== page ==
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Debunking the $17 billion myth: the mathemagics behind the fiduciary rule

Debunking the $17 billion myth: the mathemagics behind the fiduciary rule Identifies fundamental errors, both mathematical and methodological, in the purported $17 billion annual benefit from the U.S. Department of Labor’s Conflict of Interest Rule, commonly known as the Fiduciary Rule.Design/methodology/approachExamines the methodologies and data used by the Council of Economic Advisers (CEA) in calculating the estimated $17 billion benefit of the Fiduciary Rule, and then recalculates the benefit according to the CEA’s stated methodologies and data descriptions. The approach is non-partisan, the review apolitical.FindingsThe article concludes that the estimated $17 benefit from the DOL’s Fiduciary Rule was grossly exaggerated and that other data suggests the Rule may not provide meaningful new protections for investors.Originality/valueFrom the perspective of staunch fiduciary advocates, the calculation of the benefit to IRA investors from the DOL’s Fiduciary Rule is examined. The current measures that protect individual investors are also noted. The information may provide a turning point in the discussion of the Rule’s delay and potential rescission. It may also provide relevant points for the DOL to consider as it carries out its task of re-evaluating the Rule. http://www.deepdyve.com/assets/images/DeepDyve-Logo-lg.png Journal of Investment Compliance Emerald Publishing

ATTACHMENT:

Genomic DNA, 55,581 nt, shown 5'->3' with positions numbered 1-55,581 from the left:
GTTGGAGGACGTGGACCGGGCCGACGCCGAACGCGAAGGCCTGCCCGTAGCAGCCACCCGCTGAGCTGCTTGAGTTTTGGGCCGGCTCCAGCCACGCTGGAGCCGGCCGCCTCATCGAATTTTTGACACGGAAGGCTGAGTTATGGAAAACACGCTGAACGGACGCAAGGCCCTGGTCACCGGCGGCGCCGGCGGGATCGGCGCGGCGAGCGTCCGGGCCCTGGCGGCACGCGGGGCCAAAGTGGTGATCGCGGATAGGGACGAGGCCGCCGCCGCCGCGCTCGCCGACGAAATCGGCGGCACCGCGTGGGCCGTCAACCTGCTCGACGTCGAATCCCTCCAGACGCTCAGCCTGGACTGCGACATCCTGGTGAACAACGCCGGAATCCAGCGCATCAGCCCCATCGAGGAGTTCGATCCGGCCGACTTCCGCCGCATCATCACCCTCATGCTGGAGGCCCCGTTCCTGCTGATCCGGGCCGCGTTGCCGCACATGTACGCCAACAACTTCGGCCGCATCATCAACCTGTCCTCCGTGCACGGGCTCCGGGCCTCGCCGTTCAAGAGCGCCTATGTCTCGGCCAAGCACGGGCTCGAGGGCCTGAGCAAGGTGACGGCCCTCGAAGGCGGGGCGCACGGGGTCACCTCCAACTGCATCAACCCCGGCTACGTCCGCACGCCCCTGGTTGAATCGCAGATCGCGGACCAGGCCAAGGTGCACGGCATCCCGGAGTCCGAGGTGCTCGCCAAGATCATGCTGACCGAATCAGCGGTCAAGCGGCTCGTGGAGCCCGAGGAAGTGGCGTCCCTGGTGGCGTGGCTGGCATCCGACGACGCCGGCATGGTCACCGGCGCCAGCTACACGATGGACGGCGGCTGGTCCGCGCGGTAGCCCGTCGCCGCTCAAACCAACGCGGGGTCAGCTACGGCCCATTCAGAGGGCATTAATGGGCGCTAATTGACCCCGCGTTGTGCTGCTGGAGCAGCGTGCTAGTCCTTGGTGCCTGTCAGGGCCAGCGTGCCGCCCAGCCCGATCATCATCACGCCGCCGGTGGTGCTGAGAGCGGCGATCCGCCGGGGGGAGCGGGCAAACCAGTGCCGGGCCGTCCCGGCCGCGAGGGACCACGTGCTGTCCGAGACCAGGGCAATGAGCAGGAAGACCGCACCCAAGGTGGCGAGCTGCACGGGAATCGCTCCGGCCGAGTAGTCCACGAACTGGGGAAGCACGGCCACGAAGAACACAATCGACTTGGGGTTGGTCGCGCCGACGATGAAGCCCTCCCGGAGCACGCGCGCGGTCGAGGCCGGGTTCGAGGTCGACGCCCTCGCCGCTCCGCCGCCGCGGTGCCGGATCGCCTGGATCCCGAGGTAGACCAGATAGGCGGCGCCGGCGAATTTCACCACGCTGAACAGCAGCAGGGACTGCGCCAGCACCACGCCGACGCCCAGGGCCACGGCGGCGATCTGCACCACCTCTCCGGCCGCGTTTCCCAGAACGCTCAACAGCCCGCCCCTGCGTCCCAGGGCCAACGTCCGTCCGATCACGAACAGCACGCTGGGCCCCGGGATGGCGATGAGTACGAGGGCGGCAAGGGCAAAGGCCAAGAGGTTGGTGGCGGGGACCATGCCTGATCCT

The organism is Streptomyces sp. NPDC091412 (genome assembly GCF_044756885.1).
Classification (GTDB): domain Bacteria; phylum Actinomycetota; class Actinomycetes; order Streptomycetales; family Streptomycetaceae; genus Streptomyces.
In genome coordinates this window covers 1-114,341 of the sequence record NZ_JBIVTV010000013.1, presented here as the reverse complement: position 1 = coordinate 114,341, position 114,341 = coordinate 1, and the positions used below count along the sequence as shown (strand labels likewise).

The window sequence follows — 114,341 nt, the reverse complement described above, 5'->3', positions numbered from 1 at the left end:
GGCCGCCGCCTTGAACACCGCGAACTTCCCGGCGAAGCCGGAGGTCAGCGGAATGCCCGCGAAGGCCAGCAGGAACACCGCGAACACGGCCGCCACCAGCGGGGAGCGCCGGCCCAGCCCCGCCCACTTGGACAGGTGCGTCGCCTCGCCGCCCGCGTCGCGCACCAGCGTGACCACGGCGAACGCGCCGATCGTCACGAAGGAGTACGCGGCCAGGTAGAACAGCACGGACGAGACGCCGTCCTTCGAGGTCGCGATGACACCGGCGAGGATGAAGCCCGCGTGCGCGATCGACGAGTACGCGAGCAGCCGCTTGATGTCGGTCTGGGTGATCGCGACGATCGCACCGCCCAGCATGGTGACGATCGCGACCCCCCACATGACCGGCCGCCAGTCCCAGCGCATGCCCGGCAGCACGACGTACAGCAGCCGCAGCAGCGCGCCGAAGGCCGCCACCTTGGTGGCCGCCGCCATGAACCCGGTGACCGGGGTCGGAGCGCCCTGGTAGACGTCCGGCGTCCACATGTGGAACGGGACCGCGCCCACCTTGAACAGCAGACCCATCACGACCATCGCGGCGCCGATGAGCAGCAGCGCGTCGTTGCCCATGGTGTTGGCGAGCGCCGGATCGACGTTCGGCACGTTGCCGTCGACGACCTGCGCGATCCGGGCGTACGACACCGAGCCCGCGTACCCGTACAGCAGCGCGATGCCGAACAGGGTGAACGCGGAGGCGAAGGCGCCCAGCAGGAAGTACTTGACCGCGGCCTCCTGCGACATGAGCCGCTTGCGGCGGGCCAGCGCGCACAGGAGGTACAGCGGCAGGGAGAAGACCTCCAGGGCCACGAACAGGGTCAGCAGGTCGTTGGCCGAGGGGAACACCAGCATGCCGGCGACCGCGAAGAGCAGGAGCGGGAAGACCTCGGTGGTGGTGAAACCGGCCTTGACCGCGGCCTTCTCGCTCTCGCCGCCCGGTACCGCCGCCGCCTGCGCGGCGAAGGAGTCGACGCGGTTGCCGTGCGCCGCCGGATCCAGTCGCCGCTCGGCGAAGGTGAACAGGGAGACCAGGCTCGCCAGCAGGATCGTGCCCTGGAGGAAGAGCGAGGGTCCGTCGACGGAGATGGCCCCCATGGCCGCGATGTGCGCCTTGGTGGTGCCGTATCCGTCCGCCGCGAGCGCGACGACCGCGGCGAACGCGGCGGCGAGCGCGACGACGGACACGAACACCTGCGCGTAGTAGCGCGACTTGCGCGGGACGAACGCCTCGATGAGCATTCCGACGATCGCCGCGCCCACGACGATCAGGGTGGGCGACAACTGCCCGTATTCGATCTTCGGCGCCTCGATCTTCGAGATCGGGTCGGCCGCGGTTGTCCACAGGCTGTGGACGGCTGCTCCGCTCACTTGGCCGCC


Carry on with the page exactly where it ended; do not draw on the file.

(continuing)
Debunking the $17 billion myth: the mathemagics behind the fiduciary rule

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Publisher
Emerald Publishing
Copyright
© Michele L. Schaff and Jeffery E. Schaff.
ISSN
1528-5812
DOI
10.1108/joic-04-2017-0027
Publisher site
See Article on Publisher Site

Abstract

Identifies fundamental errors, both mathematical and methodological, in the purported $17 billion annual benefit from the U.S. Department of Labor’s Conflict of Interest Rule, commonly known as the Fiduciary Rule.Design/methodology/approachExamines the methodologies and data used by the Council of Economic Advisers (CEA) in calculating the estimated $17 billion benefit of the Fiduciary Rule, and then recalculates the benefit according to the CEA’s stated methodologies and data descriptions. The approach is non-partisan, the review apolitical.FindingsThe article concludes that the estimated $17 benefit from the DOL’s Fiduciary Rule was grossly exaggerated and that other data suggests the Rule may not provide meaningful new protections for investors.Originality/valueFrom the perspective of staunch fiduciary advocates, the calculation of the benefit to IRA investors from the DOL’s Fiduciary Rule is examined. The current measures that protect individual investors are also noted. The information may provide a turning point in the discussion of the Rule’s delay and potential rescission. It may also provide relevant points for the DOL to consider as it carries out its task of re-evaluating the Rule.

Journal

Journal of Investment ComplianceEmerald Publishing

Published: Jul 3, 2017

Keywords: Investment adviser; Broker; Conflict of Interest Rule; Fiduciary Rule; Retirement Ripoff Counter; U.S. Department of Labor (DOL)

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